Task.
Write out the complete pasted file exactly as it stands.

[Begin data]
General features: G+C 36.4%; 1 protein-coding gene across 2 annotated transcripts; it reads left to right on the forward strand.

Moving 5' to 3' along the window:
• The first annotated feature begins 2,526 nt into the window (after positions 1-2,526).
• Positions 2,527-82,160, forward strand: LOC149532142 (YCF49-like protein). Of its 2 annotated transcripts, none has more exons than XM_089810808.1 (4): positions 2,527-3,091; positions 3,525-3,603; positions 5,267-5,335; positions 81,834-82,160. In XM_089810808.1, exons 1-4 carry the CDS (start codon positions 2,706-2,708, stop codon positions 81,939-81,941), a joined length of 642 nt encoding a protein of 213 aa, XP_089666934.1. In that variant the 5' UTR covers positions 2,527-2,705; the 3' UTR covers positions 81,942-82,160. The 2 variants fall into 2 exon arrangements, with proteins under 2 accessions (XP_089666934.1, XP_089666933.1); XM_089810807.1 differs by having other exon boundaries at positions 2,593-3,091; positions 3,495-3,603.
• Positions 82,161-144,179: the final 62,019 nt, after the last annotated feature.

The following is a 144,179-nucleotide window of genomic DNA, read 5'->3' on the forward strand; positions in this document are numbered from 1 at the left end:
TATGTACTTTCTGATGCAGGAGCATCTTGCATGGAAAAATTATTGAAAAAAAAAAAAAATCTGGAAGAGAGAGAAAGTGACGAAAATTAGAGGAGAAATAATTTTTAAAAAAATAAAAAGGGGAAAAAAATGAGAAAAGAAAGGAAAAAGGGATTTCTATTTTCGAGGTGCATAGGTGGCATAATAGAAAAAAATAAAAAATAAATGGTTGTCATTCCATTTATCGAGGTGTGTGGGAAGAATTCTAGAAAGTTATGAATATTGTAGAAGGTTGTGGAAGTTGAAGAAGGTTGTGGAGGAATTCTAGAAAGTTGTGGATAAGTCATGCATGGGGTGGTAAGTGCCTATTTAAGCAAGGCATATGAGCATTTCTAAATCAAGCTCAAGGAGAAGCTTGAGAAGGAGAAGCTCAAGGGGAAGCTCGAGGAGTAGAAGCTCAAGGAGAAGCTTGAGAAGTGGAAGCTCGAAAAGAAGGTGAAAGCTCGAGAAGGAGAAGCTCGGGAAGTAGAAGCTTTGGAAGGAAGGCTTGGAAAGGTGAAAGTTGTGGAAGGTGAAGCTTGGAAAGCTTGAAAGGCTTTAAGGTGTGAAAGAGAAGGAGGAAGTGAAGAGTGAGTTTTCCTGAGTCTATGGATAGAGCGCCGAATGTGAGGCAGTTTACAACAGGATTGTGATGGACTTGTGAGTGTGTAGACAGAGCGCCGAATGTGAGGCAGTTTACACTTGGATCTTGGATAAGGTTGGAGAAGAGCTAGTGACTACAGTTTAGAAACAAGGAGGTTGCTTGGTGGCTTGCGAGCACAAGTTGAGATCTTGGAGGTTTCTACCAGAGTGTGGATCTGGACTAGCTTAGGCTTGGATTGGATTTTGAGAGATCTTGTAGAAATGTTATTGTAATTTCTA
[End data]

General features: G+C 36.4%; 1 protein-coding gene across 2 annotated transcripts; it reads left to right on the forward strand.

Moving 5' to 3' along the window:
• The first annotated feature begins 2,526 nt into the window (after positions 1-2,526).
• Positions 2,527-82,160, forward strand: LOC149532142 (YCF49-like protein). Of its 2 annotated transcripts, none has more exons than XM_089810808.1 (4): positions 2,527-3,091; positions 3,525-3,603; positions 5,267-5,335; positions 81,834-82,160. In XM_089810808.1, exons 1-4 carry the CDS (start codon positions 2,706-2,708, stop codon positions 81,939-81,941), a joined length of 642 nt encoding a protein of 213 aa, XP_089666934.1. In that variant the 5' UTR covers positions 2,527-2,705; the 3' UTR covers positions 81,942-82,160. The 2 variants fall into 2 exon arrangements, with proteins under 2 accessions (XP_089666934.1, XP_089666933.1); XM_089810807.1 differs by having other exon boundaries at positions 2,593-3,091; positions 3,495-3,603.
• Positions 82,161-144,179: the final 62,019 nt, after the last annotated feature.

The following is a 144,179-nucleotide window of genomic DNA, read 5'->3' on the forward strand; positions in this document are numbered from 1 at the left end:
TATGTACTTTCTGATGCAGGAGCATCTTGCATGGAAAAATTATTGAAAAAAAAAAAAAATCTGGAAGAGAGAGAAAGTGACGAAAATTAGAGGAGAAATAATTTTTAAAAAAATAAAAAGGGGAAAAAAATGAGAAAAGAAAGGAAAAAGGGATTTCTATTTTCGAGGTGCATAGGTGGCATAATAGAAAAAAATAAAAAATAAATGGTTGTCATTCCATTTATCGAGGTGTGTGGGAAGAATTCTAGAAAGTTATGAATATTGTAGAAGGTTGTGGAAGTTGAAGAAGGTTGTGGAGGAATTCTAGAAAGTTGTGGATAAGTCATGCATGGGGTGGTAAGTGCCTATTTAAGCAAGGCATATGAGCATTTCTAAATCAAGCTCAAGGAGAAGCTTGAGAAGGAGAAGCTCAAGGGGAAGCTCGAGGAGTAGAAGCTCAAGGAGAAGCTTGAGAAGTGGAAGCTCGAAAAGAAGGTGAAAGCTCGAGAAGGAGAAGCTCGGGAAGTAGAAGCTTTGGAAGGAAGGCTTGGAAAGGTGAAAGTTGTGGAAGGTGAAGCTTGGAAAGCTTGAAAGGCTTTAAGGTGTGAAAGAGAAGGAGGAAGTGAAGAGTGAGTTTTCCTGAGTCTATGGATAGAGCGCCGAATGTGAGGCAGTTTACAACAGGATTGTGATGGACTTGTGAGTGTGTAGACAGAGCGCCGAATGTGAGGCAGTTTACACTTGGATCTTGGATAAGGTTGGAGAAGAGCTAGTGACTACAGTTTAGAAACAAGGAGGTTGCTTGGTGGCTTGCGAGCACAAGTTGAGATCTTGGAGGTTTCTACCAGAGTGTGGATCTGGACTAGCTTAGGCTTGGATTGGATTTTGAGAGATCTTGTAGAAATGTTATTGTAATTTCTA